World Silver Survey 2016 – Summary and View on gold and silver prices

World Silver Survey 2016 – Summary and View on gold and silver prices


Welcome to illuminati silver, we tell you
the truth about silver. Today is Sunday 8th May 2016 and we are reporting
on the World Silver Survey 2016 produced for the Silver Institute by the GFMS Team at Thomson
Reuters. The Key facts are as follows:
• Mine production increased by 2% or 18 million oz. to 886.7 m oz.
• Scrap supply fell 22 million oz. • Industrial Fabrication demand fell 4%
or 22.5 million oz. to 588.7 m oz. • Over all physical demand rose by 39 million
oz. or by 3% to 1,170.5 million oz. • Demand for coins and bars rose by 24%
to a total of 292.3 million oz. – mainly due to heavy buying from North America and
India. • Jewellery demand rose to a record high
of 226.5 million oz. up 2.5 million oz. on 2014
• There was an annual physical deficit of 129.8 million oz. compared with a deficit
of 78.6 million oz. the year before and is the 3rd consecutive year of deficits.
• Silver prices averaged $15.68 in 2015 down 17.8% compared to 2014.
So what do these figures tell us: Well firstly, we are not running out of silver,
and all of these silver mines which the scare mongers said were closing and that silver
would become scarce as supply would slump, has proven to be rubbish. Mine supply actually
rose yet again for the 13th consecutive year albeit at only 2% compared with an average
4% in previous years. Secondly, as we predicted last year, Industrial
demand has fallen – in fact instead of it representing 54% of total demand, it now represents
just 50%. Thirdly, investor demand has increased and
silver bars and coin demand now represents a total of 25% of supply, it is important
to note though that most of this demand came from India and North America.
Interestingly the weak scrap supply which fell by 13% and represents a decline of 22
million ounces, which is approximately 43% of the increase in the overall physical deficit
increase – has been blamed on low silver prices. With prices now rising, this may indeed
change for 2016 So what do we make of all this?
Well without doubt silver demand by investors has increased. Last year the Industrial demand
fall helped to minimise price increases, and the fear of interest rate rises certainly
kept silver prices down. We believing that the FED were hawkish and would adopt a typically
monetarist approach to the economy expected the rate rise in December, though we felt
it should have risen earlier. We also expected 2 rises in 2016, though the dovish comments
from Yellen may suggest that once again only 1 rise may be likely and certainly not the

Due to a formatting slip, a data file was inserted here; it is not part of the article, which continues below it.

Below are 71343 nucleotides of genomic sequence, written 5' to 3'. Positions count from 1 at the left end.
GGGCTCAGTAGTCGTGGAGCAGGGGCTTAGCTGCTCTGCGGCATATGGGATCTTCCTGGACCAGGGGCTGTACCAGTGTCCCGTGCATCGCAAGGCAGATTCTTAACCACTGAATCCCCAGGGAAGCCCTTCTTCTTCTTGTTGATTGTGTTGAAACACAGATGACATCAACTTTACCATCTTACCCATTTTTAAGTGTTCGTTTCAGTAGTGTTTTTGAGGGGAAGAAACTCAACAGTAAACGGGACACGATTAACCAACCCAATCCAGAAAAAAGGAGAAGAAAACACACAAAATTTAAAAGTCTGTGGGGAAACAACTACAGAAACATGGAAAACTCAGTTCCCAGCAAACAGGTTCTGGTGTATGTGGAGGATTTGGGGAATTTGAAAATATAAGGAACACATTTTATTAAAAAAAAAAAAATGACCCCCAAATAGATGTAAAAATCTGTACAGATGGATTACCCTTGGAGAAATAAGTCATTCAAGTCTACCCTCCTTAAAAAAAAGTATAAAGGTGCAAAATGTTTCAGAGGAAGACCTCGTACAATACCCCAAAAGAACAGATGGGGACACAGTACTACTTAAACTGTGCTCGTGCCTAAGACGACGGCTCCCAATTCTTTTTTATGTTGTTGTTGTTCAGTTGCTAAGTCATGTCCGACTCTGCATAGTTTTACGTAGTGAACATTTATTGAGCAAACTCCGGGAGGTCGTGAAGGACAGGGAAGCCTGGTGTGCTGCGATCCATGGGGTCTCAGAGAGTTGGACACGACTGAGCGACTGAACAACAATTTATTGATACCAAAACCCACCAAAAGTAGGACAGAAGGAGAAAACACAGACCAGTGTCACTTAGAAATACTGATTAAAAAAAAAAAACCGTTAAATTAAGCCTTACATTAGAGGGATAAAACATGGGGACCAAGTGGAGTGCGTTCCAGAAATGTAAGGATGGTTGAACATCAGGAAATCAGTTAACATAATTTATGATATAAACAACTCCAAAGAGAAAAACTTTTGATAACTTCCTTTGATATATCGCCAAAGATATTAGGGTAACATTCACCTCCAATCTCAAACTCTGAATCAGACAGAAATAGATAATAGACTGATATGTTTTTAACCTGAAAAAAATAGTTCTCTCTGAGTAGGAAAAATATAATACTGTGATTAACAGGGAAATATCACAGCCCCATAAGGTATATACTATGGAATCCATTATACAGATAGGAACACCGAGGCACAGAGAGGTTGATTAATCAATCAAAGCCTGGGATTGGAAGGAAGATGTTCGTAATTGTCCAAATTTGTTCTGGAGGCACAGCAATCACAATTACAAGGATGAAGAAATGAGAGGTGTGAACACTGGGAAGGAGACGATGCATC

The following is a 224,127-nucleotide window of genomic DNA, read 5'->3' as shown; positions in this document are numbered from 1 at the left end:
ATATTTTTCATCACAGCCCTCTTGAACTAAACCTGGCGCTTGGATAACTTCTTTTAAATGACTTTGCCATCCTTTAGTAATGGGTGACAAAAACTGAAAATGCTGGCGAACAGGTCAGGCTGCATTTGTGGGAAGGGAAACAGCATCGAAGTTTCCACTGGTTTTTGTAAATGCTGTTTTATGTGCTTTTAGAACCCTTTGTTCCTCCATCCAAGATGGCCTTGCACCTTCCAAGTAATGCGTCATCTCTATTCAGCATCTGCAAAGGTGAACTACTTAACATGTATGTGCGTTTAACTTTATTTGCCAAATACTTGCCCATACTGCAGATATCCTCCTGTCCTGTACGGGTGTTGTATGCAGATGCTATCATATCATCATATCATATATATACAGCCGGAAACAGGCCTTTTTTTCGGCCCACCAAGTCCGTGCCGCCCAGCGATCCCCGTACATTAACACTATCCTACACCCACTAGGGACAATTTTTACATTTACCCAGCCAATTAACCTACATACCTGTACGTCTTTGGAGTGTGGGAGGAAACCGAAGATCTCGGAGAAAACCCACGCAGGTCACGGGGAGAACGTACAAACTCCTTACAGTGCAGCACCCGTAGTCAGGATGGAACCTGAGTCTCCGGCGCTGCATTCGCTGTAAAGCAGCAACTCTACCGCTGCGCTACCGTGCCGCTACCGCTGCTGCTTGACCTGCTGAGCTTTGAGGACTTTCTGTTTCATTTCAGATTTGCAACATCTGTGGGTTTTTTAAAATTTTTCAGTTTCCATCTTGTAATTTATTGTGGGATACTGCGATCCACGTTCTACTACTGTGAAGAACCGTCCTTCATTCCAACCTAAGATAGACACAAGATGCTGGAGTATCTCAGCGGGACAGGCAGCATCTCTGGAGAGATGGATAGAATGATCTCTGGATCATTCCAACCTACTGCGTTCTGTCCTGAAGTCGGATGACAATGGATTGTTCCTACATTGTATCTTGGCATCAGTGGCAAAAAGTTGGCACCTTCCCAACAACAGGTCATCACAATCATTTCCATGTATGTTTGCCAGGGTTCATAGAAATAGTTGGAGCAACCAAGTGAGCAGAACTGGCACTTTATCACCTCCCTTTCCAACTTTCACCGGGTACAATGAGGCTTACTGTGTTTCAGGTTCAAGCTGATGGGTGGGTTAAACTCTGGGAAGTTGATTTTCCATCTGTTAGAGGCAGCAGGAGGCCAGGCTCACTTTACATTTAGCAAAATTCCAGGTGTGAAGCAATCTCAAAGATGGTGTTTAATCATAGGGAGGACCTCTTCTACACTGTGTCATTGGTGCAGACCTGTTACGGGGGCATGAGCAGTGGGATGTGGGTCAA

4 they originally proposed. From a fundamental point of view, with silver
running at a deficit supply of 129.8 million ounces with average prices standing at $15.68,
we can see no reason why supply could not increase again should prices remain close
to their current $17.50 – $18 level as many of the major companies have all in sustaining
costs below these levels. Naturally a different picture may ensue should prices fall back
again. Which now brings us on to our view of how
we see prices moving for the rest of this year. If this was a non-election year, we
would, quite frankly, expect prices to move down quite considerably in the latter half,
as it did in previous years. However, the US Government wishes to stabilise markets
before its Presidential election in November and frankly will provide dovish statements
to ensure this is achieved. They are content for the dollar to fall a little but not too
much, so a dollar index moving between 90 – 97 is acceptable to the FED. This will
prove bullish for both gold and silver, especially if the majority of that time it moves between
90 -94 as we suspect it will. We have seen, in the early part of 2016 quite
considerable buying of silver by China, and this can point to two possibilities – either
they anticipate increasing growth in their economy beyond the sub 7% GDP predicted, or
as we suspect, they believe their currency may indeed fall further thereby stockpiling
their needs now in anticipation of that fall, as prices will then become more expensive.
We will of course monitor such purchases very closely over the coming months and assess
the trend. We see for 2016 no fundamental demand reason
for higher prices much beyond the $15 – $16 level, however we fully accept that worldwide
negative interest rates, the uncertainty over the US Presidential election, the maintenance